The ritual of "Confession" helped a priest to abuse a young girl

By a Broken Rites researcher (article updated 7 September 2015)

An Australian woman, who allegedly suffered sexual abuse by a Catholic priest when she was just six years old, has finally broken her silence after 50 years. At the age of 56, Gina Swannell finally exercised her right to have a private interview with Australia's national child-abuse Royal Commission. She has told how the priest's tactics included using the sacrament of Confession.

Gina Swannell says she was abused several times over a six month period by Father Charles Holdsworth when she was a student at St Francis Xavier's boarding school at Urana, in south-west New South Wales in 1966.

Ms Swannell was placed into this boarding school with her elder sister Kerrie in 1966 when their mother was diagnosed with terminal cancer and their father was working in the air force.

The alleged abuse started when Ms Swannell, then aged six years, was required to attend Confession with Fr Holdsworth to prepare for her First Holy Communion.

She alleges that Father Holdsworth, who was killed in a car accident in 1969, digitally penetrated her, and he forced her to watch him masturbate on multiple occasions.

When she attempted to report the abuse to the head nun, Gina was told by the nun: "That man [Fr Holdsworth] was hand-picked by God … any more of this nonsense and there will be no Communion for you."

The order of nuns which ran the school, the Presentation Sisters, has since offered to mediate the case but the other respondent to the action (the Wagga diocese) has dithered, she said.

Therefore, the matter is scheduled now to be submitted to the New South Wales Supreme Court on 16 October 2015. There is still time for the church authorities to enter into mediation with Ms Swannell's lawyer, thereby making court action unnecesary.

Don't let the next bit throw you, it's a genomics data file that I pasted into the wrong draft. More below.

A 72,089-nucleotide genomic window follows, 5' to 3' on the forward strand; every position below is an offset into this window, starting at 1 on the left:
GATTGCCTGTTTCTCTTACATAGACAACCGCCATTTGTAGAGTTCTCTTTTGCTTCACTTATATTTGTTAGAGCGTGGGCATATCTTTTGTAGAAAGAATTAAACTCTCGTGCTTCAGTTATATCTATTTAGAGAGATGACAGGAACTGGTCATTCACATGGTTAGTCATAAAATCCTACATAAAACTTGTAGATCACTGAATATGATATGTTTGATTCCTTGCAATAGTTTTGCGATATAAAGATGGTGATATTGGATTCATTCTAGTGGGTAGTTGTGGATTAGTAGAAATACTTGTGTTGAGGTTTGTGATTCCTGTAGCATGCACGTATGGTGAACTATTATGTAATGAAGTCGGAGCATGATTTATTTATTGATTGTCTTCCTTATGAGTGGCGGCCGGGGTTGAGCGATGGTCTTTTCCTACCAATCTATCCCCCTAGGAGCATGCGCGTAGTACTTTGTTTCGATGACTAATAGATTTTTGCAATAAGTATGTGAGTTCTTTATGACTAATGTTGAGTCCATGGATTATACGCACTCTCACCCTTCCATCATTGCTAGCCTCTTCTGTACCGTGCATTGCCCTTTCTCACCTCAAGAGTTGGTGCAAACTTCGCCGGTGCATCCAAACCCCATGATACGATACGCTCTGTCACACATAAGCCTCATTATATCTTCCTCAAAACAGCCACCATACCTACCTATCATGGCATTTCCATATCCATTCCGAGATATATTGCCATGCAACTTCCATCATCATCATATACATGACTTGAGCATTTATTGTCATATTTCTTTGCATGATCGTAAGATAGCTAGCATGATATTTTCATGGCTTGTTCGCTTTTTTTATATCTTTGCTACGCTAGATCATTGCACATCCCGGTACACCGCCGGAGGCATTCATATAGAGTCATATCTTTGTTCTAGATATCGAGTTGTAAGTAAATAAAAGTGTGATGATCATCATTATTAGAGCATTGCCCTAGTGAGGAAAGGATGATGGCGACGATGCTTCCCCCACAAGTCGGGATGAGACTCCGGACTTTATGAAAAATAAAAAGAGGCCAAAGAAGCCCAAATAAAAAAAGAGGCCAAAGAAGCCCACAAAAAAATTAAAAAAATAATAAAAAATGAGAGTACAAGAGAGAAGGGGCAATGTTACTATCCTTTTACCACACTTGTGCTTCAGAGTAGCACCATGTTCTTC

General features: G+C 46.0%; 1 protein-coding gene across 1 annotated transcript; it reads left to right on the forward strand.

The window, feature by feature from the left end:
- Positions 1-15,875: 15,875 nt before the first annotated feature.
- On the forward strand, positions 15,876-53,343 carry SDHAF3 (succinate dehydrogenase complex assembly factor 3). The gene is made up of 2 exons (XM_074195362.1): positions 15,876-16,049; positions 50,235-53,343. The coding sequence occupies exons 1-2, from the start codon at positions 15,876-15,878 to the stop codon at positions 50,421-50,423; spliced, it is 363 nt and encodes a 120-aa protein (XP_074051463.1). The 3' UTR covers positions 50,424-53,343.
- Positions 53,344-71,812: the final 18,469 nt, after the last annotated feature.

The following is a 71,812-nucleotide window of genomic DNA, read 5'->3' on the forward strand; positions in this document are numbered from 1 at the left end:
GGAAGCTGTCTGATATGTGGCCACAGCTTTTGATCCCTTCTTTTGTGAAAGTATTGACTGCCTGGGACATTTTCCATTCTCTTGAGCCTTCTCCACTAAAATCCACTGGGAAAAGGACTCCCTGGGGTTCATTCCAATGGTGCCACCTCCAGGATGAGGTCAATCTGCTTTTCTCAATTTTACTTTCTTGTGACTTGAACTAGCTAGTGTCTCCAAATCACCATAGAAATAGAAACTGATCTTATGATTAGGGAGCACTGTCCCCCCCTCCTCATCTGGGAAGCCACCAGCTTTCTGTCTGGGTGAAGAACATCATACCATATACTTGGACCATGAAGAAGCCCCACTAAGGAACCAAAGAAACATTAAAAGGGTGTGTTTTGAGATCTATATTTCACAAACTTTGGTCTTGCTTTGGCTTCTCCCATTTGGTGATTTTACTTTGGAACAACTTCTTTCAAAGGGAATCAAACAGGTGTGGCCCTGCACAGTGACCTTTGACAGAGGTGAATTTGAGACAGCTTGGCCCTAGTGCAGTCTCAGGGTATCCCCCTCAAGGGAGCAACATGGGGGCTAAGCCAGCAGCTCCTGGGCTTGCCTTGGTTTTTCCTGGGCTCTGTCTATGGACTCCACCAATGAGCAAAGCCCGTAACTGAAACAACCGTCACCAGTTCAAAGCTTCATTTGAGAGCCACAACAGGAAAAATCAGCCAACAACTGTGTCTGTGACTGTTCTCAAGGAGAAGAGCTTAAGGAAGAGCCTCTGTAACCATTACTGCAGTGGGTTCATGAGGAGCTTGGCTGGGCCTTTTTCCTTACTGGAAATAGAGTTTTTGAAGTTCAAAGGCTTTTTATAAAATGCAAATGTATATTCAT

Wagga Bishop Gerard Hanna has stated: “We [the church authorities] have to work through the legal questions. We are definitely open to mediation, we just need some time.”

Ms Swannell said her adult life had been punctuated by anger issues, drug addiction and broken relationships, all stemming from the abuse.

“It [the abuse] destroyed my trust in everyone, including my own family,” she said.

“I want justice, I want an apology, I want compensation. The church says one thing to the public and then does another thing behind closed doors.”

Reverend Father Charles William Edward Holdsworth died in November 1969, when Gina Swannell was nine years old, after his car crashed into a tree in southern NSW. A newspaper report gave Holdsworth's address as "the Bishop's House, Wagga".

FOOTNOTE:
Broken Rites has a policy of protecting the privacy of victims — for example, by not publishing the victim's name. However, Ms Swannell has spoken to the Australian media, giving them permission to publish her name.